Most partners get it: There's a direct relationship between the partner's concern for the best interest of the client and partner success. As Gretchen Freeman-Cromar, VP of Client Services for the Oregon-based Dynamics VAR eSoftware Professionals, puts it: "We work to cultivate trust by demonstrating that we have a team of experts who want to partner with our clients to make the best use of technology, and not just treat them like a dollar sign."
Successful partners don't jeopardize long-term relationships by trying to provide services outside their areas of expertise. The most common complaint heard from customers was about partners who attempt to implement applications or modules they don't know instead of bringing in experts. One Chicago customer described a botched Analytical Accounting (AA) module implementation performed by a partner who finally admitted they had not implemented AA previously.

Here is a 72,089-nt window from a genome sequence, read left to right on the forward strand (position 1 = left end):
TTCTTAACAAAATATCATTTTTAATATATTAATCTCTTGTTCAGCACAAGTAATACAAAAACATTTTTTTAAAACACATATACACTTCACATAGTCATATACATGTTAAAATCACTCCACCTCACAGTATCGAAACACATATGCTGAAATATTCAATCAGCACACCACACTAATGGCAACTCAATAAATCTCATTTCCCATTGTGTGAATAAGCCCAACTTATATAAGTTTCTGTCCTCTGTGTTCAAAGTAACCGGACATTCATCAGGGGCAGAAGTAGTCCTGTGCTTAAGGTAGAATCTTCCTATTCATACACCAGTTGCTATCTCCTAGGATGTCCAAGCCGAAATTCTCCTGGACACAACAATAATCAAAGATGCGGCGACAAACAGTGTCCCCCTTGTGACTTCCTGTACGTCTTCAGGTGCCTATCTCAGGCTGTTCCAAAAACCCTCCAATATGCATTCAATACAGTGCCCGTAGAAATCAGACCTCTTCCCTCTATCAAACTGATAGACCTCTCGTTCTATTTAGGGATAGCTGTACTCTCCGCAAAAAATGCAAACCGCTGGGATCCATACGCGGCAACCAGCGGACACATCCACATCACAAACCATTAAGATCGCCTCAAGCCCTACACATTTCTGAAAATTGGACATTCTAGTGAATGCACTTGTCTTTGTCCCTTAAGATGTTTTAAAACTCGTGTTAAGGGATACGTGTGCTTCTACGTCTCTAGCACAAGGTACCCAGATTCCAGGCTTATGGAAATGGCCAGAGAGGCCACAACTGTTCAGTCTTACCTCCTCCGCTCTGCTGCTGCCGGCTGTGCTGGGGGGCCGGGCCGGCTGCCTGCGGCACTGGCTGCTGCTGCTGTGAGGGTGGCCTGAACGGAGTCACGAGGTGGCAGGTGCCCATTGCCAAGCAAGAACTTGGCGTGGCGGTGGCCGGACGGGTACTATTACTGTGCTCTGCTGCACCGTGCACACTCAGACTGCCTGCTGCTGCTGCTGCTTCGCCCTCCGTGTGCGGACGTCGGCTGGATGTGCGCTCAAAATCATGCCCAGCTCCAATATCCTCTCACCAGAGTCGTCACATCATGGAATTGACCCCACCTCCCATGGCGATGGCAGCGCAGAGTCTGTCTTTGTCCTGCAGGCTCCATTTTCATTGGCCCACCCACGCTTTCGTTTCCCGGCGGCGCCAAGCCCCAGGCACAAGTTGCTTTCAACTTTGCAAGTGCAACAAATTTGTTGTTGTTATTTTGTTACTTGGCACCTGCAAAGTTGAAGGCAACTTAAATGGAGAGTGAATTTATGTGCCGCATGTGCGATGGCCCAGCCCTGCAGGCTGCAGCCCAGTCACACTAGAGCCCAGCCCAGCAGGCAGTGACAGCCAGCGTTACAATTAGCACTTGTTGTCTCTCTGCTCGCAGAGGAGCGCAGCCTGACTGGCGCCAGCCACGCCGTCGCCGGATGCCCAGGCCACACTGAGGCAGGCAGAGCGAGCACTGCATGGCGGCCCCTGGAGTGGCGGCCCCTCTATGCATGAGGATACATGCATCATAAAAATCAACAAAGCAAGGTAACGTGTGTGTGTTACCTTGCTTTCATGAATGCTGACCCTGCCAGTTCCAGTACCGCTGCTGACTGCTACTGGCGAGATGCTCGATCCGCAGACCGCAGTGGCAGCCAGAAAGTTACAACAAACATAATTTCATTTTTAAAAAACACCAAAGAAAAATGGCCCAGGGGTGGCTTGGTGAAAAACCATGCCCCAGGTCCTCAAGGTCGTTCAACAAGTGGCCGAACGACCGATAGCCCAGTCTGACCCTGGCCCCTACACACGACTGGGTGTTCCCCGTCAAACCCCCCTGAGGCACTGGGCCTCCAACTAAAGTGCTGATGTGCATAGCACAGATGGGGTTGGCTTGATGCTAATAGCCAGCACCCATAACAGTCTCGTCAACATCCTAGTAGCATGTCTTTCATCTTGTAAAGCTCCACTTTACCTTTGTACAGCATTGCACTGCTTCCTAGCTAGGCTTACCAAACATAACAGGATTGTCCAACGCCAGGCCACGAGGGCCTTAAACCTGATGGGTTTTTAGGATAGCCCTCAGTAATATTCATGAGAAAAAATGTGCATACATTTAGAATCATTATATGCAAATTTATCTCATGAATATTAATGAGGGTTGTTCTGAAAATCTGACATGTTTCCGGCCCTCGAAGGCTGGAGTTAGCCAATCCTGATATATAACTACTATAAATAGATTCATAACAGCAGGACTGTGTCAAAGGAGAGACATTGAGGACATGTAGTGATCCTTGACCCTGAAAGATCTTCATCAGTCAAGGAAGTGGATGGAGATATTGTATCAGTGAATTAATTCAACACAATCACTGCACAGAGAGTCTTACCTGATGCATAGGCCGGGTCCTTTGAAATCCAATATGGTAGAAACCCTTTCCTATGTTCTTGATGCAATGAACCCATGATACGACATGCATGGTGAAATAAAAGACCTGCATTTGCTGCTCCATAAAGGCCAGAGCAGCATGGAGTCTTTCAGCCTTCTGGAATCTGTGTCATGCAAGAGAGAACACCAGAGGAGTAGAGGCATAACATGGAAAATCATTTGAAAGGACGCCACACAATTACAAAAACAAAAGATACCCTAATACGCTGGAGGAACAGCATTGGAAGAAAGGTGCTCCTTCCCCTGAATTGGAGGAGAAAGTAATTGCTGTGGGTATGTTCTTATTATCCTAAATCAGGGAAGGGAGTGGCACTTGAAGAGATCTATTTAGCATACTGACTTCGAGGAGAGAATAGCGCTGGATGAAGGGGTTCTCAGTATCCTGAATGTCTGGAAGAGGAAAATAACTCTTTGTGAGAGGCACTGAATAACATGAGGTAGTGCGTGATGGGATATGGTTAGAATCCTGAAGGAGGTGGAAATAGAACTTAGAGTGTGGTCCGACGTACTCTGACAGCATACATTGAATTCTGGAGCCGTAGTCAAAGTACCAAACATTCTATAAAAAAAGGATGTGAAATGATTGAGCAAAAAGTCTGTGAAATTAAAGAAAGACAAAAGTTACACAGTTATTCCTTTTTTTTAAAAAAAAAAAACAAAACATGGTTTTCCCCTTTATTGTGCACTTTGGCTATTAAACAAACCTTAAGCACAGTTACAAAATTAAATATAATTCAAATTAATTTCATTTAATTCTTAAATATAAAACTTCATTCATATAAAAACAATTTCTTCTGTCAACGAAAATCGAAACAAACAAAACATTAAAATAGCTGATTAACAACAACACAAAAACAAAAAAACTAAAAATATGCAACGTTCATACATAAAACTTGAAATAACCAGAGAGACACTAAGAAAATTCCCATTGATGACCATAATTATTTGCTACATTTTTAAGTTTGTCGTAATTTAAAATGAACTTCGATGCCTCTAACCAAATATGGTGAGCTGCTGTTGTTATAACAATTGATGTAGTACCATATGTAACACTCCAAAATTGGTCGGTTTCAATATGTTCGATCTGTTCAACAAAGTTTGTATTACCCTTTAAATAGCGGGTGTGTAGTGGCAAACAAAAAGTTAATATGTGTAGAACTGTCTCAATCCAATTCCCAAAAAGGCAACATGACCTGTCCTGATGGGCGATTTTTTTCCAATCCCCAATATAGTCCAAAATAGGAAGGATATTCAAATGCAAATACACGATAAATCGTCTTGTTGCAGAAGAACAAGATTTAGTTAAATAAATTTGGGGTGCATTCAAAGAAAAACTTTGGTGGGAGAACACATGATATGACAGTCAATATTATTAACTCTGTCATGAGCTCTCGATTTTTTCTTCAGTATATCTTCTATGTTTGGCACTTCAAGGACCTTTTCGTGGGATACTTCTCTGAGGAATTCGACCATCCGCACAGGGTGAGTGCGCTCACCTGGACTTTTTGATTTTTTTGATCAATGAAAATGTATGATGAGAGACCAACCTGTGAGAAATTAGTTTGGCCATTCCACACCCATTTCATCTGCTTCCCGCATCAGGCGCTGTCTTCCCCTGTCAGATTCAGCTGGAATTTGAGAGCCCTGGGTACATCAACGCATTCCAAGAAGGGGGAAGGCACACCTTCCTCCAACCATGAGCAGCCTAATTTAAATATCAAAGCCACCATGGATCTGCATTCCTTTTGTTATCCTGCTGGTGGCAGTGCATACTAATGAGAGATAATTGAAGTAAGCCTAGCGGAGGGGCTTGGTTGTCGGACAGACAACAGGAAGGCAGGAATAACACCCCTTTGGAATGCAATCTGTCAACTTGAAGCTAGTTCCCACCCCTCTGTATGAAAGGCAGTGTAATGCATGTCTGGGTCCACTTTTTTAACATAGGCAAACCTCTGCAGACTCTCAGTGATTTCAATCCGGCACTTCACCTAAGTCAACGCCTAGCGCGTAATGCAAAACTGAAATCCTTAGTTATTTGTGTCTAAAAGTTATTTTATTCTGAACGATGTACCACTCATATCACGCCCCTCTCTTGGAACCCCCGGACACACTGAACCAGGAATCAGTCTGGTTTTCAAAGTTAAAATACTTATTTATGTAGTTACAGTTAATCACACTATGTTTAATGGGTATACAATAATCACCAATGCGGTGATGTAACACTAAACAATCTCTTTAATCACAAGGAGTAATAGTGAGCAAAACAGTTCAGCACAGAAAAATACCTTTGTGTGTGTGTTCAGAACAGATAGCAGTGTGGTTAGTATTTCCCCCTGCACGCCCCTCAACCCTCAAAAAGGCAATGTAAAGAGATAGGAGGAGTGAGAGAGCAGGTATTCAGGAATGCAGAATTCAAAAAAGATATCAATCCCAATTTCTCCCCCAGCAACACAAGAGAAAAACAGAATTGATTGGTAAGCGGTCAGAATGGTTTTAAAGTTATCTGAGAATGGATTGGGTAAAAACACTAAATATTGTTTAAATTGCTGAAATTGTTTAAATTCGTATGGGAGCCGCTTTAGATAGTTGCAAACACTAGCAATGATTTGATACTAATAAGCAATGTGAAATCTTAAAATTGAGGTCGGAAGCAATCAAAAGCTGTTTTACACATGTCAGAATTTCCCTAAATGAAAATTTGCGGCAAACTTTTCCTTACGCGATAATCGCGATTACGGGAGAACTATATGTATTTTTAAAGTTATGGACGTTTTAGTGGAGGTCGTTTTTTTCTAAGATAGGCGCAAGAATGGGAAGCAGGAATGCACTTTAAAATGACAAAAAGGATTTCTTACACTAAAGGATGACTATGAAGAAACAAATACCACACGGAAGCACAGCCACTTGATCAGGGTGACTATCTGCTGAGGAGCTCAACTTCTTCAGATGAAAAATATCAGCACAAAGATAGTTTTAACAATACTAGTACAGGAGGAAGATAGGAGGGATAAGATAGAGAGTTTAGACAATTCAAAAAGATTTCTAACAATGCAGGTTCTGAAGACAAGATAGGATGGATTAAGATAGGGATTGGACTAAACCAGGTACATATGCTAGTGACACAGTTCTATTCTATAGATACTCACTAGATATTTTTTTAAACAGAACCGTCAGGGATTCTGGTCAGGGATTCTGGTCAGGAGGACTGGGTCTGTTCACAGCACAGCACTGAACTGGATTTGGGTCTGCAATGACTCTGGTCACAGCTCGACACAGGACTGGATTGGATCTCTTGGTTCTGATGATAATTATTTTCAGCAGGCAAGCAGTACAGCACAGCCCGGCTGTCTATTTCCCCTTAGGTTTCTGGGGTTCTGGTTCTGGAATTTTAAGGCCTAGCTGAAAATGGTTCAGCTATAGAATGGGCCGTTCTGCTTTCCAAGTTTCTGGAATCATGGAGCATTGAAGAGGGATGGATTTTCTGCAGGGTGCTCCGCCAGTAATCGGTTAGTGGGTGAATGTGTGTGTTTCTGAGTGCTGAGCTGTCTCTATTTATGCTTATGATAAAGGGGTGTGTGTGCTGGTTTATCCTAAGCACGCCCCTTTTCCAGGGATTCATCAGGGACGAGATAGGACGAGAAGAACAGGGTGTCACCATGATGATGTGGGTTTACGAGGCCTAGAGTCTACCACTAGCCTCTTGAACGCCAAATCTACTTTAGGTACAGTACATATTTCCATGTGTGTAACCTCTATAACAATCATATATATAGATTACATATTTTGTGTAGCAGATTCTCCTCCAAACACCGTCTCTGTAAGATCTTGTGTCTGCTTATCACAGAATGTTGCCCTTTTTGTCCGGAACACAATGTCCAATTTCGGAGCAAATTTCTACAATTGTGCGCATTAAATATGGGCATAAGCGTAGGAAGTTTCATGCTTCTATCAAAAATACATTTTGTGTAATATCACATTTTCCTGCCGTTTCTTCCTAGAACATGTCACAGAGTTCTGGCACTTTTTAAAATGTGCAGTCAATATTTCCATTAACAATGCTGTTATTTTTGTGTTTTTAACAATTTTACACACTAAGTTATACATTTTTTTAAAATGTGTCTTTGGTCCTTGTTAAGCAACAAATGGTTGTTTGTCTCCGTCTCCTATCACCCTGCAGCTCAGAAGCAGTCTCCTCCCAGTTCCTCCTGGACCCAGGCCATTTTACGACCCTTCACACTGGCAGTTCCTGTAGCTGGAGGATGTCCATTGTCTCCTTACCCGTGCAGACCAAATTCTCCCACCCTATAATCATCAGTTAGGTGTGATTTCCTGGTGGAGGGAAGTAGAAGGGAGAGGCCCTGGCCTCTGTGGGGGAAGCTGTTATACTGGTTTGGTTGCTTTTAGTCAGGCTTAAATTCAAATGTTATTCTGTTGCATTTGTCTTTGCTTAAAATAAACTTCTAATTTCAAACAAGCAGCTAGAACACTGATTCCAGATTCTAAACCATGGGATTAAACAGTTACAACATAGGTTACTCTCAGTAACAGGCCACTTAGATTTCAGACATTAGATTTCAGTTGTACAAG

Another customer talked about having to find an expert on her own to implement HR and payroll when their partner was unable to answer basic configuration questions. Through an Internet search -- rather than a partner recommendation -- she found Integrity Data, a Dynamics GP HR/Payroll ISV, whose extensive knowledge made the implementation a showcase.
Bringing the best the channel has to offer to your clients builds trust and expanded service opportunities.